Oil markets traded sharply lower Monday, hitting multi-year lows, on growing fears that the global coronavirus shutdown could last months, pushing back the timeline for a recovery in demand to end an unprecedented glut. .
AT 9 AM ET (1300 GMT), U.S. crude futures traded 4.4% lower at $20.55 a barrel, having dropped below $20 earlier Monday, while the international benchmark Brent contract fell 5.4% to $26.46, hitting the lowest level in 17 years.
Late Sunday President Donald Trump extended the current guidance on social distancing to the end of April, after the U.S.’s top infectious disease expert said deaths there may reach 200,000. Trump had earlier said he wanted the economy to return to near normality by Easter.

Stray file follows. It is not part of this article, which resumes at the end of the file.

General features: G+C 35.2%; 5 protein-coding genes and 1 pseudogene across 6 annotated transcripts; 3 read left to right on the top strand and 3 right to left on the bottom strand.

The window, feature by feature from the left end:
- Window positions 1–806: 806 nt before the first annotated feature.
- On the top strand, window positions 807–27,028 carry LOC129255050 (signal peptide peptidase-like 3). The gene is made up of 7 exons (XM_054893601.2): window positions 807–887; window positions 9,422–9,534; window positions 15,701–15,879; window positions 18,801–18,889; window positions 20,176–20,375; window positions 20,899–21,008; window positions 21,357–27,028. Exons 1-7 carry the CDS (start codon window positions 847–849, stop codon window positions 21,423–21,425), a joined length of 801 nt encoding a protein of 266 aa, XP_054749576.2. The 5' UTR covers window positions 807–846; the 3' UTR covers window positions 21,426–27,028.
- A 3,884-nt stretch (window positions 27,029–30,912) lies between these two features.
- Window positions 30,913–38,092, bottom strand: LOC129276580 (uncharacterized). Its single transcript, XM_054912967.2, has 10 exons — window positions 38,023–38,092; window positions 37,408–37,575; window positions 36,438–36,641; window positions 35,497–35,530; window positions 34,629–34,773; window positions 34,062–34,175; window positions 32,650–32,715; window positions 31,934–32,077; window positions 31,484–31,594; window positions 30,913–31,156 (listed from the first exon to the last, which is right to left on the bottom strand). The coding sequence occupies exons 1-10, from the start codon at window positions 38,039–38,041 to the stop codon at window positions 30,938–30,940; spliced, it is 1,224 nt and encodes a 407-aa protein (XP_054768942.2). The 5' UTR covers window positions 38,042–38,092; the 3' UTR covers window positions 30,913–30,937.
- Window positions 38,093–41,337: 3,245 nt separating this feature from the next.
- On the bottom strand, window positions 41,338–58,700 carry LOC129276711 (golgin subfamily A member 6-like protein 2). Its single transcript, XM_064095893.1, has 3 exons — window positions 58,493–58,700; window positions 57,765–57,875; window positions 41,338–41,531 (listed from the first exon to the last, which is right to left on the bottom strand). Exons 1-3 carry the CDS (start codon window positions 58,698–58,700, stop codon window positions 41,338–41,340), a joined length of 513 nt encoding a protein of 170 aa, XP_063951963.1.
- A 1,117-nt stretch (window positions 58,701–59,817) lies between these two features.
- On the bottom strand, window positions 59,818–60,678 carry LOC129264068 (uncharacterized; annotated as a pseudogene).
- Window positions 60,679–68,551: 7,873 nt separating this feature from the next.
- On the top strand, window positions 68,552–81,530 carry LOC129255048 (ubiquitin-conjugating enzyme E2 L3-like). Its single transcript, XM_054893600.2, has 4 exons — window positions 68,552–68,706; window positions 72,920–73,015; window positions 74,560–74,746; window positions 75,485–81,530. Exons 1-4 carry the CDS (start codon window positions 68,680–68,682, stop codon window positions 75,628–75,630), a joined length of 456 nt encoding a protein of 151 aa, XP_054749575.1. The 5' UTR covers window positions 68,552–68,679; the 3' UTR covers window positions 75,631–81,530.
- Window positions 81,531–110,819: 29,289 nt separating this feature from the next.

Consumption will drop by 26 million barrels, or 25%, this week as social-distancing measures to contain the coronavirus now impact 92% of global GDP, Goldman Sachs (NYSE:GS) analysts including Jeff Currie and Damien Courvalin said in a note.
There’s been at least 900,000 barrels a day of announced shut-ins at the wellhead, with the true number likely higher and growing by the hour, they added, with landlocked crude production in the U.S., Russia and Canada the most vulnerable.
An illustration of the impact of the drop in demand was shown by Baker Hughes reporting Friday that the number of active U.S. rigs drilling for oil dropped by 40 to 624 that week. That followed a decline of 19 oil rigs the week before.
Last updated on Mon., March 30, 2020.